Today we will start to look at the career of Worth B. Carnahan. Worth was an artist, illustrator, magazine editor and publisher. He participated in the origins of two pop culture mainstays, girlie pulps and comic books, whose images today invoke two very different connotations.
We shall see how the development of both industries was directly linked and, in so doing, reveal the remarkable background of an artist who would later design some of the most popular stamps in the fish and game hobby.
Early Life and Career
Worth Blanchard Carnahan was born in Downers Grove, Illinois on January 31, 1896. He was the first child of John Worth Carnahan and the former Mabel Newton Blanchard. John and Mabel were married in 1895 and then moved to Washington, D.C. However, Mabel chose to give birth to her son at her parents house, in Illinois.
Some time after the birth, Mabel and young Worth moved back to live with John in Washington. Along with three siblings, Mayda (1899), Mayworth (1905) and Audra Belle (1912), the family made their home at 336 C Street North West. John Carnahan was a businessman who was involved in many diverse companies, primarily in and around Washington.
While growing up in Washington, Worth was an avid stamp collector and frequently visited the Bureau of Engraving and Printing to observe the production process. He was interested in art from an early age, liked to draw and envisioned a career as a commercial artist, a technical draftsman or an engraver.
Deeper down, below these practical aspirations, Worth yearned to design stamps and would revisit this desire many times throughout his life.
After graduating from high school in 1914, his first job was as a designer for one of his father’s companies, the Wishbone Auto Steel Wheel Company in Baltimore, Maryland. Worth quickly rose through the ranks of the company to become a department manager. However, on November 30, 1918 (just 19 days after armistice with Germany), he was drafted into the army and sent to France.
Draft records noted Worth was “tall and slender with gray eyes and light brown hair” (see Figure 1). He was honorably discharged on July 19, 1919. Worth then went to Santo Domingo in the Dominican Republic, to work as a draftsman for another of his father’s companies, the American West Indian Company.
After only six months, Worth returned to live with his family in Washington, D.C. where he worked as a commercial illustrator. He soon moved to New York where he worked as a freelance commercial artist during the day and a piano player in a bar at night.
It was at the bar that he met Genevieve Walton Hart. They were married in 1924 and Genevieve gave birth to their first daughter, Patricia, in 1926.
It was during the mid 1920s that Worth first ventured into the burgeoning pulp magazine business, as both an artist and an editor. This included designing risque covers for Burten’s Follies magazine (see Figures 2 and 3) and, according to some accounts, he was responsible for the interior layouts as well. The magazine was a pseudo-girlie pulp published by Joe Burten of Burten Publications.
In 1925, one of the most popular shows on Broadway in New York was Artists and Models at the Shubert Theater. It was a topless burlesque revue based on the Artists Ball, produced annually by the New York Society of Illustrators which included James Montgomery Flagg and Rube Goldberg.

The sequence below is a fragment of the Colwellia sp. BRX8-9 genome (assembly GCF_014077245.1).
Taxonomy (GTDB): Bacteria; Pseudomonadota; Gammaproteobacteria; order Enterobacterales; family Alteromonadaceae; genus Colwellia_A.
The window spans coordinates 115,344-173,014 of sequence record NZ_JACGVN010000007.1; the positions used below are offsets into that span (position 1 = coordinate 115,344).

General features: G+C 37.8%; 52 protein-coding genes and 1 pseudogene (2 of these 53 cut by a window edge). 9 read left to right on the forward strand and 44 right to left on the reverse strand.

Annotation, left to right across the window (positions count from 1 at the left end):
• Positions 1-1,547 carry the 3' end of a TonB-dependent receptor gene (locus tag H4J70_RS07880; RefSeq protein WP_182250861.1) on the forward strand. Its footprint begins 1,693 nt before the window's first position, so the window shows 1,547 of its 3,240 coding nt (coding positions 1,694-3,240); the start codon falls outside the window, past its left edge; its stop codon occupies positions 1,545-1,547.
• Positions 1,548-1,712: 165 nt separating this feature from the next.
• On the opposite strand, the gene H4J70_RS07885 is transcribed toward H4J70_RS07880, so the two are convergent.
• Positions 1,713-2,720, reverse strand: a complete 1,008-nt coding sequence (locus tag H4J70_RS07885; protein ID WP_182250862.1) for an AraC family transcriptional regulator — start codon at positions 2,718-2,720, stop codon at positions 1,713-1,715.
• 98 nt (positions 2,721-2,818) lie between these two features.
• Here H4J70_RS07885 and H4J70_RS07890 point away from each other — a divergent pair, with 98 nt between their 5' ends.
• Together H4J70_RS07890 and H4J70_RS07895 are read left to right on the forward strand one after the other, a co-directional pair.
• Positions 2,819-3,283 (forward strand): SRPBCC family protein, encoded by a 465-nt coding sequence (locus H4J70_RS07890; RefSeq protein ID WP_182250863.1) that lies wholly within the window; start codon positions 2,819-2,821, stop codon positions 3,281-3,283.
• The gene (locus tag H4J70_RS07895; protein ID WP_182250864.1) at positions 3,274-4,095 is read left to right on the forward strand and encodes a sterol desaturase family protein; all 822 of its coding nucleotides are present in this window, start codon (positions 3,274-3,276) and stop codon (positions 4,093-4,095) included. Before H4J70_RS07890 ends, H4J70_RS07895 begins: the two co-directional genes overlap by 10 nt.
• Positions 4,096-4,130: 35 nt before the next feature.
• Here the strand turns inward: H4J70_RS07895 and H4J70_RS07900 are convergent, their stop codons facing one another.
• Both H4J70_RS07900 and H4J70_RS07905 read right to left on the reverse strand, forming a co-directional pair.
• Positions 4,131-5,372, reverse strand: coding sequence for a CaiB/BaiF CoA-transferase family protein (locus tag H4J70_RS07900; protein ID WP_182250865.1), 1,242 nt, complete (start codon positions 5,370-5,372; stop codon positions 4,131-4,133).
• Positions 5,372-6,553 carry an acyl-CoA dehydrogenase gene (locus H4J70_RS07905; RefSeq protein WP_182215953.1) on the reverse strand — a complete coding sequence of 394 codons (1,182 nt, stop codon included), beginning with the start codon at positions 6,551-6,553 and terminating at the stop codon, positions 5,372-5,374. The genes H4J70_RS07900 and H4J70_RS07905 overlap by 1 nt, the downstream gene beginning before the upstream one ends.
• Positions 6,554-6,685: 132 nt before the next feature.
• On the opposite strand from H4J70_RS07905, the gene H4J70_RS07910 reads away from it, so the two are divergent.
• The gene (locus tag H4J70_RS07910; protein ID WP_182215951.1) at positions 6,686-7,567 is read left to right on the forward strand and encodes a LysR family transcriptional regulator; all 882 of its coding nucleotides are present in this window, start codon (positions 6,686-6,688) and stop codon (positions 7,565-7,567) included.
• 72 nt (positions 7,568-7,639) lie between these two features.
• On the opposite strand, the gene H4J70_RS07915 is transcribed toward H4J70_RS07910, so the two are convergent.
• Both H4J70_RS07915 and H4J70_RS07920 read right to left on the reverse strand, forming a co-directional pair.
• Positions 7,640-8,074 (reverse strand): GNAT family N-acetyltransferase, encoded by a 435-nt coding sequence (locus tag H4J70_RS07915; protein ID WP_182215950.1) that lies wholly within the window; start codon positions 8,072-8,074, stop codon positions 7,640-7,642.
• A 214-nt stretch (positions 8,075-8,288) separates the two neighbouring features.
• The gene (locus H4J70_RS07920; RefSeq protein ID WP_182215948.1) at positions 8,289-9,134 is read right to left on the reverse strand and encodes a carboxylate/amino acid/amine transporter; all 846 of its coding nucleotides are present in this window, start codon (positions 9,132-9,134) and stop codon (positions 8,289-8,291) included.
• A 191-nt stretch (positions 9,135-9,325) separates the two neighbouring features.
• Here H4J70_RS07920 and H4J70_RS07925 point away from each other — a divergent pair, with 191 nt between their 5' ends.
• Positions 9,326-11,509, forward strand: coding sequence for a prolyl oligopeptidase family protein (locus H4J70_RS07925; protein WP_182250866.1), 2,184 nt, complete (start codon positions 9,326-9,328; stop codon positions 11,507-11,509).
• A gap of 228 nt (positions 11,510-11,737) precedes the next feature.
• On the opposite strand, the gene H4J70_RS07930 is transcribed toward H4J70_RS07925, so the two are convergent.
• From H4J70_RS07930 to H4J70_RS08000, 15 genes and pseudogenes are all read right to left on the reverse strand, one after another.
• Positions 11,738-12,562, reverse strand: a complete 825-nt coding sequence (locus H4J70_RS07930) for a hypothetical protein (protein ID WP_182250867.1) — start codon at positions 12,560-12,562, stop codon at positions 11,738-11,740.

The Broadway show ran for several years and was made into a movie starring Jack Benny and a remake starring Jerry Lewis. The show also served as the inspiration for two notable pulp magazines that have often been confused with each other, then and now.
On March 4, 1925, The New York Times reported in their Business Section on a new incorporation of booksellers, Ramer Reviews. One of the principles was Frank Armer, who previously published a movie magazine, Screenland, from 1922 to 1925. Their first publication was the Spring 1925 issue of Artists and Models Magazine, loosely based on the show of the same name.
The publisher was listed as Frank Armer and the Secretary as John F. Edwards. Edwards was also the publisher of Burten’s Follies. This is interesting as Artists and Models Magazine was published in direct competition to Artists and Models – a separate publication with a similar title that just beat it into publication.
Artists and Models was co-edited by Worth B. Carnahan and Mrs. Merle Hersey. After Armer began publication of his magazine, Worth and Hersey added “Original” to their title. This could not have bothered Worth too much, as he continued to design covers for Burten’s Follies (see Figure 3) which was published by Armer’s secretary, Edwards.
The reason I have attempted to clarify this situation is because Worth’s cover for the Fall issue of the Original Artists and Models is now considered to be a prime example of pioneer girlie pulp art (see Figure 4). Armer’s Artists and Models Magazine, on the other hand, would soon make a big splash of their own with the February 1926 issue, featuring a lingerie-clad Joan Crawford.
While 1926 saw a marked increase in the proliferation of pulps featuring pinup art on their covers (see Figure 5), it was also a time of great demand for talented mainstream commercial artists such as Worth B. Carnahan.